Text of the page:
Durga is a representative of female power in Hinduism and is also identified by the Hindus as Adi Parashakti, Devi, Shakti, Bhavani, Parvati and numerous other female forms. She is a warrior goddess and the source of Hindu mythology for combating evil and demonic forces that threaten peace, prosperity and dharma of the good. Many of Hindu Art and sculpture represents her fierce role as the protective mother goddess ready to unleash her anger against evil. Given her multirole it is not surprising to see the Hindu religious artisans throughout the ages focussing their skills in depicting Durga’s power and emotions.
Female Power through Hindu Art
Some of her artistic and sculptural representations of Durga are as a goddess riding a lion or tiger, with many arms carrying weapons. Her most ferocious form of defeating Mahishasura ( buffalo demon) with its head in her hands is the ultimate display of fate of the evil demons in her hands,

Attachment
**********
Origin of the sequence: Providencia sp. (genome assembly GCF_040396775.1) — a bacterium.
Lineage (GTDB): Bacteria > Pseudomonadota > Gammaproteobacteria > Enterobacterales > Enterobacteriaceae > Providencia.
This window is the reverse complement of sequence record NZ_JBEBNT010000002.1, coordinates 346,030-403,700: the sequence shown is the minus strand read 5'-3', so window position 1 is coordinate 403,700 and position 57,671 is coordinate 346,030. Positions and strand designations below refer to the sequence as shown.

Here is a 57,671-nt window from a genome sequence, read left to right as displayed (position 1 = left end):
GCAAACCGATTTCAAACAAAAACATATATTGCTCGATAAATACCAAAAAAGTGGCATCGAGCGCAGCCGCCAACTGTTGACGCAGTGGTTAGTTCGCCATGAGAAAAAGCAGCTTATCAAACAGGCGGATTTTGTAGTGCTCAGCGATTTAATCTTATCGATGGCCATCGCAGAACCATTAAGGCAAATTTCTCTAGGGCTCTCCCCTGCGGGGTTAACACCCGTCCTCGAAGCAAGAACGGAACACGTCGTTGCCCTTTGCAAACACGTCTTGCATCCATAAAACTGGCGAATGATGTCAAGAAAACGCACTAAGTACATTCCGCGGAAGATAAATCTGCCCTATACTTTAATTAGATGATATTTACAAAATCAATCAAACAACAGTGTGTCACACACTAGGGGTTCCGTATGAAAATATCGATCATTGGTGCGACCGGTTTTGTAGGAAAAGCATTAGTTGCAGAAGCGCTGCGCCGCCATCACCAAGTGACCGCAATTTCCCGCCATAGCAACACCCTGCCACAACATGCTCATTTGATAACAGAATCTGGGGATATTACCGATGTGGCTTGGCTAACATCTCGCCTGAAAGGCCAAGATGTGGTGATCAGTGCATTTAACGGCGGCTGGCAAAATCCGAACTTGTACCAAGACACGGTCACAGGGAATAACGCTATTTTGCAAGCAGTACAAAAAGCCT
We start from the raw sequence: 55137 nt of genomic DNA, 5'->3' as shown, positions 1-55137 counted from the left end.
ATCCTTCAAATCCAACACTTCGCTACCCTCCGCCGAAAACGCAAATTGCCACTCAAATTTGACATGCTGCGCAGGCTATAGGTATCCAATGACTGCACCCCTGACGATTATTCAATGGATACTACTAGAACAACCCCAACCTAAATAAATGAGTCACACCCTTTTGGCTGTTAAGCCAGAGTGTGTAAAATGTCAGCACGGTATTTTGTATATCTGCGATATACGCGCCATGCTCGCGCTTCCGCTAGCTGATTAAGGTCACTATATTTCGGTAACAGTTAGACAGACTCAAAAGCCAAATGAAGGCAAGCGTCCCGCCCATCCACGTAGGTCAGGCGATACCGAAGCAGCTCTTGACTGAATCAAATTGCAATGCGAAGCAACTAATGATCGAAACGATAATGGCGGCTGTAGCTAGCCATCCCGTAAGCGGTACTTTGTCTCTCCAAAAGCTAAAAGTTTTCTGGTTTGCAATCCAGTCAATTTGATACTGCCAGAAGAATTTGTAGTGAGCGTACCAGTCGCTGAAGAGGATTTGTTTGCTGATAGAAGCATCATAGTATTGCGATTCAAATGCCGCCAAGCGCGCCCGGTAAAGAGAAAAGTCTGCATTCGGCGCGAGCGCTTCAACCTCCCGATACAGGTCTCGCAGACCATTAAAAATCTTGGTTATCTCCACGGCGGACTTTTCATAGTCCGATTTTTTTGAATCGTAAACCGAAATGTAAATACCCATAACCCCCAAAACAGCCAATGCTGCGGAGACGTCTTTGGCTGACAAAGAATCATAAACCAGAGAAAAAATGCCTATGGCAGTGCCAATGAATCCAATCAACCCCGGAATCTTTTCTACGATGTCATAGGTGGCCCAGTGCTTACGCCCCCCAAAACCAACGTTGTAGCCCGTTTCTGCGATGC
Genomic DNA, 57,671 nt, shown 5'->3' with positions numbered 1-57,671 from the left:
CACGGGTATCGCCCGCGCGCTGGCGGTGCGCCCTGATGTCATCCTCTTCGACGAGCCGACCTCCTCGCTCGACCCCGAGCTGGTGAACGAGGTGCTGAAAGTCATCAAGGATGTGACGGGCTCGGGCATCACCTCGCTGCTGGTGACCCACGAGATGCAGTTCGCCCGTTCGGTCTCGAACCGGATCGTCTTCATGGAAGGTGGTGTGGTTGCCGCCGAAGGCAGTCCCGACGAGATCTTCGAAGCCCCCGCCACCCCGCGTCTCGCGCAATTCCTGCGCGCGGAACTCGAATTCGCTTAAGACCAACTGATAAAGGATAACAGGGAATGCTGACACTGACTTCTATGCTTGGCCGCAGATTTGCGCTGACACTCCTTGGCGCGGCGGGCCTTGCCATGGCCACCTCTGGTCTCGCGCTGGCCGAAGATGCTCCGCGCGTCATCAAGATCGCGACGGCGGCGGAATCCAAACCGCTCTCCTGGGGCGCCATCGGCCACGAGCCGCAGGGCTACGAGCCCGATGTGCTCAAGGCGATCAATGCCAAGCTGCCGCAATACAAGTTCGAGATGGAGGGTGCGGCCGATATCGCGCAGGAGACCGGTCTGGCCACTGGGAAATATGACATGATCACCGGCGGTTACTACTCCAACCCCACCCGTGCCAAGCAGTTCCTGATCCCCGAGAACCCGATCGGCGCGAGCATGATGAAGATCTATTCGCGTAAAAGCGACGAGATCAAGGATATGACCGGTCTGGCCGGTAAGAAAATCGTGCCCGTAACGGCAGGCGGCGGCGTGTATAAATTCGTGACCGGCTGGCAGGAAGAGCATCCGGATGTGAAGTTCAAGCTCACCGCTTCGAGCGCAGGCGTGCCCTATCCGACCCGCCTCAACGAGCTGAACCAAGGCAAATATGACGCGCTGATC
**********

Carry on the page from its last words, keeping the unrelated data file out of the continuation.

Her antiquity is takes its roots in the Vedic literature, such as in the Rigveda literature and the Atharvaveda. While the Vedic literature uses the word Durga, the description therein lacks the legendary details about her that follows in later Hindu literature.
Not only venerated as a destroyer of evil but also she is equated with the concept of ultimate reality called Brahman for creation of the universe. Durga has a significant following all over India, Bangladesh and Nepal, particularly in its eastern states such as West Bengal, Odisha, Jharkhand, Assam and Bihar. Durga is revered during the festival of Navratri celebrated by Hindus all over the world.